Planned Smallman Place Condos In Strip District Selling Fast

Sales agreements are in place for about two-thirds of the 36 condominiums that a suburban Philadelphia developer is planning in the Strip District, months before construction is set to begin.

The Smallman Place condos went on the market in the first week of April.

“If you have the right project at the right place and the right price, you can be successful,” said developer Jack Benoff of Solara Ventures Inc.

Benoff has been one of Pittsburgh’s most active condo developers in recent years. He converted 941 Penn Ave., Downtown, and the Otto Milk building in the Strip District into condo buildings that sold out quickly, with the exception of a $1.8 million penthouse at Otto Milk that’s now under agreement.

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(Greater) Center City Philadelphia’s Population Now Second Only To Midtown Manhattan’s

An expanded Center City Philadelphia has grown so much that it now ranks second only to Midtown Manhattan when it comes to people who live in the heart of the city.

That’s according to the Center City District, which released its annual report Monday – and which is defining the area as extending from Girard Avenue to Tasker Street.

Over the past 15 years, population grew 16 percent in the district that is also bounded by the Schuylkill and Delaware Rivers, bringing the population to 183,240, according to latest State of Center City report.

Brisk redevelopment also continued last year in that area, the CCD reported, with 1,983 new residential units completed by developers in that area.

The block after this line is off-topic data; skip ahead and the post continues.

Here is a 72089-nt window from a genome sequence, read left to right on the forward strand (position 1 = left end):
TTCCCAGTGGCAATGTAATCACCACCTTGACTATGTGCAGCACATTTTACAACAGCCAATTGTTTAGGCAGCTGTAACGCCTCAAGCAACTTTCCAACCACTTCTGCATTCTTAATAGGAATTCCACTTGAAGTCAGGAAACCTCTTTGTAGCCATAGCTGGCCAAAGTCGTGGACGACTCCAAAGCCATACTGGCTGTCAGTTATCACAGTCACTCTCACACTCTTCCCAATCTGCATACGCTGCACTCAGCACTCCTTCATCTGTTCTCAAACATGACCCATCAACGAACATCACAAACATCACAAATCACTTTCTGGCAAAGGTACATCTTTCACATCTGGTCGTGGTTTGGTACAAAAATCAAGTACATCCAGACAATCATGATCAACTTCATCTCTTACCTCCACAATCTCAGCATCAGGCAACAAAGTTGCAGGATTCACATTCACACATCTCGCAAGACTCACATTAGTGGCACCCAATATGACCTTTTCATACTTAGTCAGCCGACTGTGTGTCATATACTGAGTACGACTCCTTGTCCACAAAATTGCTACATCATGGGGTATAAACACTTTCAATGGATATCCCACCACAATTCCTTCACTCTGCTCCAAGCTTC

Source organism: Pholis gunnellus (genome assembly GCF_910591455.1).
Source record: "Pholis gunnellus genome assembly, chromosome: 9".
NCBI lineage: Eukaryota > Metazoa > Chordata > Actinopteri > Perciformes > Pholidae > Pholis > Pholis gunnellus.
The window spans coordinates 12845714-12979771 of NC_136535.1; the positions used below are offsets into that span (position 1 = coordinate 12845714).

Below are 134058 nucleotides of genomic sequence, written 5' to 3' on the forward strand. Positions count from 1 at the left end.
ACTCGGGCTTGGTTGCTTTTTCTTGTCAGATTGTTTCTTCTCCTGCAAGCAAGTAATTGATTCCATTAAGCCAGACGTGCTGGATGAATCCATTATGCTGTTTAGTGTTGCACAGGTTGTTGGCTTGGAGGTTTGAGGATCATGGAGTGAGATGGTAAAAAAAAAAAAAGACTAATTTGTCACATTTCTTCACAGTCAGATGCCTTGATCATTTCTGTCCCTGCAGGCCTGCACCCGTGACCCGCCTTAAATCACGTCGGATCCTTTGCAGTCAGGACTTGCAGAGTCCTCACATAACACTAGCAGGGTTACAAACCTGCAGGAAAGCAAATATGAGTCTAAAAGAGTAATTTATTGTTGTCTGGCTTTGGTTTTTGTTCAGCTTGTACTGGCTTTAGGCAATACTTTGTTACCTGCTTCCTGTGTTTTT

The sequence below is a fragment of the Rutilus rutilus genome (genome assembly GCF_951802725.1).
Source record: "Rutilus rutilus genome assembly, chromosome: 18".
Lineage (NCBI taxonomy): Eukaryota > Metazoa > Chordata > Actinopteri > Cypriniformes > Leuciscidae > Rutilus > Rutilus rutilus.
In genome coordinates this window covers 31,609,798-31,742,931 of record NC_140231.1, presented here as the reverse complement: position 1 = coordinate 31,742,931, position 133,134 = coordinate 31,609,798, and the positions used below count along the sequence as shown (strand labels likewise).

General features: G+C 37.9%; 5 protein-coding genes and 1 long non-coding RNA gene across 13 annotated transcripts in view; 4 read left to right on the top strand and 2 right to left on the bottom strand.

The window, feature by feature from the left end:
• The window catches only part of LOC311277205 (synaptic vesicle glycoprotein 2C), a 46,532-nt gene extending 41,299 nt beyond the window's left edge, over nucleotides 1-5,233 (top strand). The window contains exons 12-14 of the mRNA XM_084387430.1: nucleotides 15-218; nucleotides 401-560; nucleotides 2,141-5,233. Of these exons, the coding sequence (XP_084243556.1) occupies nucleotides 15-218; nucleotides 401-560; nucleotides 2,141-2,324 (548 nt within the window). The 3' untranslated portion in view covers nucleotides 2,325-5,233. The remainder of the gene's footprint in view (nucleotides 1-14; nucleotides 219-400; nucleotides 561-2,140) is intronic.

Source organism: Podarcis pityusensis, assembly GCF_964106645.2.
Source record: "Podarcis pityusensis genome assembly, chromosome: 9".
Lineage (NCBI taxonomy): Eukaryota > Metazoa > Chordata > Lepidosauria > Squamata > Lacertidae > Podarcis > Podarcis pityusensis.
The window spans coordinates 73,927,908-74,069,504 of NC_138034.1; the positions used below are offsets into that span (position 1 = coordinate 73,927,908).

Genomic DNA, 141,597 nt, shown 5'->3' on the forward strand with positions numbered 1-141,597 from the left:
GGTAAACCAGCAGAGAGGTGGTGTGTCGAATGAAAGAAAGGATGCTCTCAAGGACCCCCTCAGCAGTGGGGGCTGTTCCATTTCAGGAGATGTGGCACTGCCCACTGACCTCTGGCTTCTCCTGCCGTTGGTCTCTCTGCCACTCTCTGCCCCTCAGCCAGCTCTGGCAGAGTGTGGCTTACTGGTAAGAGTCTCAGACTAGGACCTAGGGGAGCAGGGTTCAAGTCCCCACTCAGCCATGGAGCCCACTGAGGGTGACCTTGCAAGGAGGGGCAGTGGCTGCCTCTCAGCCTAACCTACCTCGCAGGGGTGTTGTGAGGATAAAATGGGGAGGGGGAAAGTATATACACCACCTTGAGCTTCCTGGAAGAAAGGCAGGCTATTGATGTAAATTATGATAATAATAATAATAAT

15 Cheap Cities Where You Don’t Need A High Salary To Buy A House

NEW YORK (TheStreet) — Are you making enough money to afford a home in your area?

In some areas around the country, earning little more than $30,000 annually may be enough to afford a house, whereas in other, more expensive areas, you will need almost five times as much., a mortgage research data Web site, analyzed fourth-quarter data to determine the minimum salary needed in order to be able to afford a home in the 27 largest metro areas in the United States.

For the third quarter in a row, Pittsburgh was found to be the most affordable city in the country, with an annual median salary of just $31,716.32 needed to afford a home there. Those working in San Francisco need to make 4.5 times the amount that Steel City workers earn to afford a home.

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Boston’s Policy On Affordable Housing Inspires Pittsburgh Task Force